It’s not often I get to add in a snap commentary on the fly, but I just saw this and decided to comment.
I just signed up for Warrior Dash as part of their Cyber Monday deal (which is pretty darn good if you ask me!) and I noticed something interesting when I went to check out: a 4-dollar parking fee. Now, I’ll be honest: my initial reaction is it wasn’t a big deal.
For all but one of the races I’ve done so far, I’ve gone by myself, and parking has usually cost 10 bucks, so for me, this is a steal! Well, after signing up, I went to Facebook to share something related and went to Warrior Dash’s Facebook page, to be met with this:
There you have it: someone upset that there is a parking fee. In a comment responding to this, a representative of Warrior Dash responded to the person directly and answered that they hoped it cleared things up. Well, it wasn’t enough as more people added to it, wanting to know the reason for this change. Warrior Dash later had to add the comment to the thread, and here is their response:
Hello everyone. We’d be happy to explain further.
In 2016, it is our goal to continue to provide you, our Warriors, the best possible event experience. One of the ways we aim to do this is to make the parking experience as smooth as possible so you can get to the start line as quickly as possible. Instead of a $10 parking charge per car (paid on-site on race day), we are adding a $4 per registration parking fee paid in advance during online registration.
This ensures the quickest ingress possible for you to the event because each car no longer has to stop, start, and pay, causing potential traffic back ups.Many Warriors forget to bring cash to the event, and instead rely on their credit card. This often causes additional delays for Warriors as they have to scramble to find $10, often putting them behind their own race-day schedule.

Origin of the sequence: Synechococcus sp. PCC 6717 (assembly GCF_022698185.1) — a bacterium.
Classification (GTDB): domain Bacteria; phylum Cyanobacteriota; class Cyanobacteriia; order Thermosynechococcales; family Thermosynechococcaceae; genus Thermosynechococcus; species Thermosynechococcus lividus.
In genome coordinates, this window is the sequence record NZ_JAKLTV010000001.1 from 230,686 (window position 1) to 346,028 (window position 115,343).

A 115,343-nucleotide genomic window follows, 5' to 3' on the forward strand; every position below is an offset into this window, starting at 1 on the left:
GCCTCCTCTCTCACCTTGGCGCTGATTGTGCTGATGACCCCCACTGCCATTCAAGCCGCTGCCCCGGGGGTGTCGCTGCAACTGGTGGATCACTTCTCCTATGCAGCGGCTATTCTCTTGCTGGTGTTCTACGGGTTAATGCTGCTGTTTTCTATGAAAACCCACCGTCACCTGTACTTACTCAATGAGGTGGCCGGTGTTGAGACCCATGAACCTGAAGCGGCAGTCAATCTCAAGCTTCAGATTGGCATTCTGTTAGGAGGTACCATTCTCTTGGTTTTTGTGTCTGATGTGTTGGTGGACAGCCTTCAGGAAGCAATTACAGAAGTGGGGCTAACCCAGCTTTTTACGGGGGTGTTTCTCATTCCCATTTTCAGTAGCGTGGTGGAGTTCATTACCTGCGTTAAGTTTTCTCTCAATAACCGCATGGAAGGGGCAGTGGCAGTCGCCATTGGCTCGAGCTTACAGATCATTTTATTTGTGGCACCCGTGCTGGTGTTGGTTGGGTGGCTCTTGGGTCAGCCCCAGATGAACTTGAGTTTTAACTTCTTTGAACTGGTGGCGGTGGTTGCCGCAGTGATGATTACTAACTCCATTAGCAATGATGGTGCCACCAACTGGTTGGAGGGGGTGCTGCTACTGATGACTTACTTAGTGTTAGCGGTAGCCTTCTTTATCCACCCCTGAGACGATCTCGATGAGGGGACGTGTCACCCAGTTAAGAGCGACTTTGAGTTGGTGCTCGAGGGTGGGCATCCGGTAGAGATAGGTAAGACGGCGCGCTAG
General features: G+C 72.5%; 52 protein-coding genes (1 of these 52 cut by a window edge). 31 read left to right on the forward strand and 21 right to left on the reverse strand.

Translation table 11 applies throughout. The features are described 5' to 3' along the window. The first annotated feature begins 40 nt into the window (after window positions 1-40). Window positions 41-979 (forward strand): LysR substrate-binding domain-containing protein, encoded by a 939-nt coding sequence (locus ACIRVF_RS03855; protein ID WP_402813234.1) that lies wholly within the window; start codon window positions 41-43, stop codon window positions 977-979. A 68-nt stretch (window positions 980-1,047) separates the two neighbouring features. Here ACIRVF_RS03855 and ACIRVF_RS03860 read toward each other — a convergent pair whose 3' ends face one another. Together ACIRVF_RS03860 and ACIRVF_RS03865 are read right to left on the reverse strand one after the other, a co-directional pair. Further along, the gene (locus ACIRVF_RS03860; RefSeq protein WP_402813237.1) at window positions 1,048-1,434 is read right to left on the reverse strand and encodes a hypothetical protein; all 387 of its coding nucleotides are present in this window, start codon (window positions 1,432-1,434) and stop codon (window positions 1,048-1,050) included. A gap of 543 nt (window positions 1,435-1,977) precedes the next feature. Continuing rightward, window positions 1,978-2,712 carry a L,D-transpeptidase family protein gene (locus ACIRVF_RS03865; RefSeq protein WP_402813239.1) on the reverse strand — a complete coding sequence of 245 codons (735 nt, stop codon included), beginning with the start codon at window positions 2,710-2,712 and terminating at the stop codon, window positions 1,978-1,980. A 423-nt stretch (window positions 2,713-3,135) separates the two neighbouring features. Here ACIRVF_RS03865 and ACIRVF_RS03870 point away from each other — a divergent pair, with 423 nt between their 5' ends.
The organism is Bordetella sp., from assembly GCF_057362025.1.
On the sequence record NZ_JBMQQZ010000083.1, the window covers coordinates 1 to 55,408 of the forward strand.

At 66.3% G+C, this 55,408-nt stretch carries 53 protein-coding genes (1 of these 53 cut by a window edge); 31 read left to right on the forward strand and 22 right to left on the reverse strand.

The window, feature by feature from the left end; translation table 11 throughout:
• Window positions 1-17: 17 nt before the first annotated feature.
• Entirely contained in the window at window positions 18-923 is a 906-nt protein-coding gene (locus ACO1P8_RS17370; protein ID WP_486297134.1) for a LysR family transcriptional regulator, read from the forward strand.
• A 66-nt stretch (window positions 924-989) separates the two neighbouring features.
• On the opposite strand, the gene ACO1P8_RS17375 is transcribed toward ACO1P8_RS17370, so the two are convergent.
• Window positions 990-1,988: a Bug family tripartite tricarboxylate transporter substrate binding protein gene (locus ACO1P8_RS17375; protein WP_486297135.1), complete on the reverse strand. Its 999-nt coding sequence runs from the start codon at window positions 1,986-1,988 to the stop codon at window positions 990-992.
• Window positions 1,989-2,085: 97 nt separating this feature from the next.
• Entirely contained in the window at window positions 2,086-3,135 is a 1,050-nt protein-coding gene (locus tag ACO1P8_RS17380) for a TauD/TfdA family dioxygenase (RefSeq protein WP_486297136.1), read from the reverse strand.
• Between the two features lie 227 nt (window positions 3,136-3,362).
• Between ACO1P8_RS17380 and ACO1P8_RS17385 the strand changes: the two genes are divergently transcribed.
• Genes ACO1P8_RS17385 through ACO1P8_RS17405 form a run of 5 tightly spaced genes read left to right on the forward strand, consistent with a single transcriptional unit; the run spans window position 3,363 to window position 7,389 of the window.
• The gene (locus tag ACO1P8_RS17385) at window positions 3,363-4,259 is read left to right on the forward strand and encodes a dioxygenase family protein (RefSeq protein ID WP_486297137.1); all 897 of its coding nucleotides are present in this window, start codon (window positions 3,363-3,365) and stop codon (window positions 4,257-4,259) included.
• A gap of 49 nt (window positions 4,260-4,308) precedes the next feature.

On average, 2.5 people carpool together to Warrior Dash. So, by dividing the $10 price by 2.5, we came to $4. This keeps the parking charge consistent with what has been in place in the past. In addition, spectators no longer have to pay for parking, and are still encouraged to join us in the festival free of charge.
Hope this further explains everyone.
So, there you have it. Now, even after that, there were still complaints from users on Facebook about the charge, especially that last part which says that spectators don’t have to pay for parking. So, what does your friendly correspondent think of this?
Well, as I mentioned above, I typically go to these events alone, so I personally save money by paying the fee upfront instead of paying cash on the day of the event. I see the point that those who carpool four or five people make though. It does seem a little irritating five people spend 20 bucks between them when they could’ve spent 10 bucks at the event. But what we have to remember is that Warrior Dash is an event put on by a company (Red Frog Events, LLC). They have to look at what makes the most sense for them as far as making a profit and still putting on an event that people are going to want to participate in. They ran the numbers. That’s what businesses do. They found an easy solution in this fee. Maybe it makes no sense for you who is driving with three other people, but to the guy like me who is usually alone or the pair that ride together, it’s a bargain. And they ran the numbers; it makes more sense to do the fee.